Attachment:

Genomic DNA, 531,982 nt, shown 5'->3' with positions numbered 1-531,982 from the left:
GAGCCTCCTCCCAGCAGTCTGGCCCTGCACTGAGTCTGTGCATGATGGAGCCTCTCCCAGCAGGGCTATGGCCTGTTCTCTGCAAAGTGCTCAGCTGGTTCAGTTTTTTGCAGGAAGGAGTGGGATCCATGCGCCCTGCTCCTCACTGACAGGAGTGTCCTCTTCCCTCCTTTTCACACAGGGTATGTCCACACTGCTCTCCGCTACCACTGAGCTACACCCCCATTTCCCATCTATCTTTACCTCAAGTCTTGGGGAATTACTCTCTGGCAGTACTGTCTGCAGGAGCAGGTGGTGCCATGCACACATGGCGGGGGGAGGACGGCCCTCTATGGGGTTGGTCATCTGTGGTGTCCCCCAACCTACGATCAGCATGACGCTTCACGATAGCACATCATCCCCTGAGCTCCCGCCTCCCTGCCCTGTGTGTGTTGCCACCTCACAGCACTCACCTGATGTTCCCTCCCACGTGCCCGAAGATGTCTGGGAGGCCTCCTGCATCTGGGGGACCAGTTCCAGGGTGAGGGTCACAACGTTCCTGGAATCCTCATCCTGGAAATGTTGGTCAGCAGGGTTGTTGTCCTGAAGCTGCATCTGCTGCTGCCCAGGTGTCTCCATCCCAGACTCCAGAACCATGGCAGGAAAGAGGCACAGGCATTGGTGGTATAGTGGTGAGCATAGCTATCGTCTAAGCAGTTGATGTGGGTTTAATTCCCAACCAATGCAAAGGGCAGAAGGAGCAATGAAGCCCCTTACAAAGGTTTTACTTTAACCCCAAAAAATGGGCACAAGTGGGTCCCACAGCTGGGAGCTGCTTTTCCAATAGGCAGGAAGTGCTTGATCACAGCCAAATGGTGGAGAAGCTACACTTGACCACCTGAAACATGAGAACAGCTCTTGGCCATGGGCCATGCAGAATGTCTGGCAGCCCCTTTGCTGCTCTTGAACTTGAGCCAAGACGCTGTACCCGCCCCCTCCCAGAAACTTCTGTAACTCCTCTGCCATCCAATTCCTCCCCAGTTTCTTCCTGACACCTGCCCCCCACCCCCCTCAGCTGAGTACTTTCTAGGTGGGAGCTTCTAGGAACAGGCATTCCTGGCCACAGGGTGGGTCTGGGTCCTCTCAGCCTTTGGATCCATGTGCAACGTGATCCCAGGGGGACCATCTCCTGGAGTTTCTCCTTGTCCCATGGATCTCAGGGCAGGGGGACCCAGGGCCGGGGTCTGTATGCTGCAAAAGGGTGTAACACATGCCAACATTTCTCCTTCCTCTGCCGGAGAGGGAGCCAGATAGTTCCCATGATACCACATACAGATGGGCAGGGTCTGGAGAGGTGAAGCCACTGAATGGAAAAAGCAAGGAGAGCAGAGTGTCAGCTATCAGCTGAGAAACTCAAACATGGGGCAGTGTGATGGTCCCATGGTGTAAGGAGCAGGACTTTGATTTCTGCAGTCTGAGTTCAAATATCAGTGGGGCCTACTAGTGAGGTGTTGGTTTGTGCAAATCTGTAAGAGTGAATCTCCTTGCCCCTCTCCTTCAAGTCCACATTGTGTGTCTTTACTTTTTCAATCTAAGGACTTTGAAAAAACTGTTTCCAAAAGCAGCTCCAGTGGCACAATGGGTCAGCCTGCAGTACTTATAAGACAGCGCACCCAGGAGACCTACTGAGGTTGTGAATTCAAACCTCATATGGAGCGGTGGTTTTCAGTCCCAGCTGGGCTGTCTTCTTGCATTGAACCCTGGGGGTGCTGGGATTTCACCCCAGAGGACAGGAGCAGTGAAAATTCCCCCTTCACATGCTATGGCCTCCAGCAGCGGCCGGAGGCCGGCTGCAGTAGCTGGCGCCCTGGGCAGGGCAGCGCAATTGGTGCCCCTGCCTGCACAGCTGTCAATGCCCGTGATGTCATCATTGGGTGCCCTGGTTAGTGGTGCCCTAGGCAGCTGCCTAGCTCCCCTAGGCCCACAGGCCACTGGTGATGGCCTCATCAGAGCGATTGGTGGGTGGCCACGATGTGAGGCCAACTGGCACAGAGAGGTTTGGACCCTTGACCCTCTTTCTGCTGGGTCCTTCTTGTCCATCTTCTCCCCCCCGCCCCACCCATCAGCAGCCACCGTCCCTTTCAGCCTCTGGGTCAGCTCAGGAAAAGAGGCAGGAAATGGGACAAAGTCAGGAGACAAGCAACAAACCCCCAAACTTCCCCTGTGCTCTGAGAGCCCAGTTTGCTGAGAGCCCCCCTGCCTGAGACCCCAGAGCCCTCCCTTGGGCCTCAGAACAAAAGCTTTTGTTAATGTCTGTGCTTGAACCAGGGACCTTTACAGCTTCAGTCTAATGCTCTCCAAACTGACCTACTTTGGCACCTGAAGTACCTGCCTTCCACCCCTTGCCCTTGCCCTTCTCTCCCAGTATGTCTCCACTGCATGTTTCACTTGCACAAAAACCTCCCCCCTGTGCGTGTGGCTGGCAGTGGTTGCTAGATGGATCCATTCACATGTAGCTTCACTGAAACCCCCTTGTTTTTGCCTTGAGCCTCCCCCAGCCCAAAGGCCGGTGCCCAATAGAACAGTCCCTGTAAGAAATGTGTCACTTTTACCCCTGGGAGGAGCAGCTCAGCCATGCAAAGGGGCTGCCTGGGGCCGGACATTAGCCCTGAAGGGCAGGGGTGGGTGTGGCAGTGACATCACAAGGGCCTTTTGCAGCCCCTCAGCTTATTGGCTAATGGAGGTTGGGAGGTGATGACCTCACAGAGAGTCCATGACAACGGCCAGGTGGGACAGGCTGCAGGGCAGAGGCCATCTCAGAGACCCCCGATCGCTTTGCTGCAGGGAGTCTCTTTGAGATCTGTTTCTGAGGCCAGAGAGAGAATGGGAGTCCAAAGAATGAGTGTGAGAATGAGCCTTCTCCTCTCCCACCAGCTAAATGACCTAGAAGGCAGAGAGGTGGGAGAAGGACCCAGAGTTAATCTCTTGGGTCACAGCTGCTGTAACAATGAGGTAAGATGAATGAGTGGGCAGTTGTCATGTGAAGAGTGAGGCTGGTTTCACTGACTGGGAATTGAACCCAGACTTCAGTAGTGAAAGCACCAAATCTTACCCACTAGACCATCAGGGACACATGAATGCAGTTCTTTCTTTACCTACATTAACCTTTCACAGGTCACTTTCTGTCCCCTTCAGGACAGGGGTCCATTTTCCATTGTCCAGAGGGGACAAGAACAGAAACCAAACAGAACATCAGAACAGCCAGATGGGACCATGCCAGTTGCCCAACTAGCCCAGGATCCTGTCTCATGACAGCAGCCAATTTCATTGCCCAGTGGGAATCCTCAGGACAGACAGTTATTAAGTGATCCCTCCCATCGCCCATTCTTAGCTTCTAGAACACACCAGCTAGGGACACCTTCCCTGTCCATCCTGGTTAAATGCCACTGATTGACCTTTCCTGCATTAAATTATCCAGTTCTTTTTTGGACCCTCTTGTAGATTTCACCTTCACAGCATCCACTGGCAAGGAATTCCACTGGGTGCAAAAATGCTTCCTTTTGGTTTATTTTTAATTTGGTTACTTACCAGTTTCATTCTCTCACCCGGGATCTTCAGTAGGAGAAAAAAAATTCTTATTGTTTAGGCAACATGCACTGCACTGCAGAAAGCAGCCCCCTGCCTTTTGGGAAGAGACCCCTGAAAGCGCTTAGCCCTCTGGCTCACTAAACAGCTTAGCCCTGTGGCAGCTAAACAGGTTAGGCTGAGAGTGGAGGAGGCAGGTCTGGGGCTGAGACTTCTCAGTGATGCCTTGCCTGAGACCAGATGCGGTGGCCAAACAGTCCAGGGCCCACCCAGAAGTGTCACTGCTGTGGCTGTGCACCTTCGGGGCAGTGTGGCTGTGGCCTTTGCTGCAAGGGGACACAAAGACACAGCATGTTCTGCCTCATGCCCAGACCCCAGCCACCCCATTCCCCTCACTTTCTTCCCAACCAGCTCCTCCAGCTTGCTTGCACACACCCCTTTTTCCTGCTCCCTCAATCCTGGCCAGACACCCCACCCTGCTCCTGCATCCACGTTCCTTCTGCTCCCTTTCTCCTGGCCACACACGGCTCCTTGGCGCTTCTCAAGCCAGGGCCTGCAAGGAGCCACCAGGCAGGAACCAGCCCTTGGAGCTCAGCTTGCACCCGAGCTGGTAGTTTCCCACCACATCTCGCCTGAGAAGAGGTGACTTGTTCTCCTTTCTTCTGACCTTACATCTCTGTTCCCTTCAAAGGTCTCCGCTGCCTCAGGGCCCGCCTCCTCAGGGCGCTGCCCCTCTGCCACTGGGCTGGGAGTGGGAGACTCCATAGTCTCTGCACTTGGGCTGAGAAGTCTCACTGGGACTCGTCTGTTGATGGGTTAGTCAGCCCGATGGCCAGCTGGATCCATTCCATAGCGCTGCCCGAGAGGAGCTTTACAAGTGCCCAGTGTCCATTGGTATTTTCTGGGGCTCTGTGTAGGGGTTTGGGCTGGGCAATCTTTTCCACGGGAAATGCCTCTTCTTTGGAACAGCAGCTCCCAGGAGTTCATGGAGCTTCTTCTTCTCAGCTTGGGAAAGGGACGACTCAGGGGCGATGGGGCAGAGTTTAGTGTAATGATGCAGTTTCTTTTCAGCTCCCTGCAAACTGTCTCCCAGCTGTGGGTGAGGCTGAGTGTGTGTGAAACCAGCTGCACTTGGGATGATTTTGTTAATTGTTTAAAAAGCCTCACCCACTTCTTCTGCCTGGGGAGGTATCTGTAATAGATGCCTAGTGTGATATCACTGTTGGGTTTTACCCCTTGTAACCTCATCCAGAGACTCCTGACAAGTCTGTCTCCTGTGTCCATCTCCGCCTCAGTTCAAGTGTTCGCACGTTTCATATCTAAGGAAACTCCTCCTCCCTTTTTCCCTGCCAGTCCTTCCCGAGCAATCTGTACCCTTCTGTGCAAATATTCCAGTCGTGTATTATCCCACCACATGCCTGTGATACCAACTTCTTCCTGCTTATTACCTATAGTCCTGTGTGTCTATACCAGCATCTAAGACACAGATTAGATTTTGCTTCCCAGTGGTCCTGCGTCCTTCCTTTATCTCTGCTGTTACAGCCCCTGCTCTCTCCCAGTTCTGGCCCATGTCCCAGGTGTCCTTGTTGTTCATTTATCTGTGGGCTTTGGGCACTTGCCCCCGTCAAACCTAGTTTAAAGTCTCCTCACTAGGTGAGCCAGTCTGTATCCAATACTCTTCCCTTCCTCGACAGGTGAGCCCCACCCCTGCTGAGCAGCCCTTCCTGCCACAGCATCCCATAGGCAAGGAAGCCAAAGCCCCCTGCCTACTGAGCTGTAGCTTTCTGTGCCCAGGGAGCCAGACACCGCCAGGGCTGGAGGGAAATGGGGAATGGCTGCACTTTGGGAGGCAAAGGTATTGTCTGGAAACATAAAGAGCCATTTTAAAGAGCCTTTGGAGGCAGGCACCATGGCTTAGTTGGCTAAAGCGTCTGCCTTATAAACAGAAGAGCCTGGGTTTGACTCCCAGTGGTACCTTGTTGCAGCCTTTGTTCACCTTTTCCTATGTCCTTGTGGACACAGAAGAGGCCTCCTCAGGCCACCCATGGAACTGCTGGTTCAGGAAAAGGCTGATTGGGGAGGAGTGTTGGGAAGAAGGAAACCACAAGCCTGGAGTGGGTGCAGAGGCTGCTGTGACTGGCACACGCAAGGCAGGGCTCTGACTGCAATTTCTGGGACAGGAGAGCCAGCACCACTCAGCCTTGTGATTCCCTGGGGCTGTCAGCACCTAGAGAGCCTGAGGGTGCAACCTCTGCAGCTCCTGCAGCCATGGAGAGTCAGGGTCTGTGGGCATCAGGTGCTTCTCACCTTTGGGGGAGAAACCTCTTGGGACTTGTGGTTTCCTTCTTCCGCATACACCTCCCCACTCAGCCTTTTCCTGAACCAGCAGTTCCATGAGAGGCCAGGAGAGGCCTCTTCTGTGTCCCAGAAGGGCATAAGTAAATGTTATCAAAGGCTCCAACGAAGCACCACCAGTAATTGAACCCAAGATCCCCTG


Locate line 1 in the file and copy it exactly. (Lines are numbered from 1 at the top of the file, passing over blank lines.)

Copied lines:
Genomic DNA, 531,982 nt, shown 5'->3' with positions numbered 1-531,982 from the left: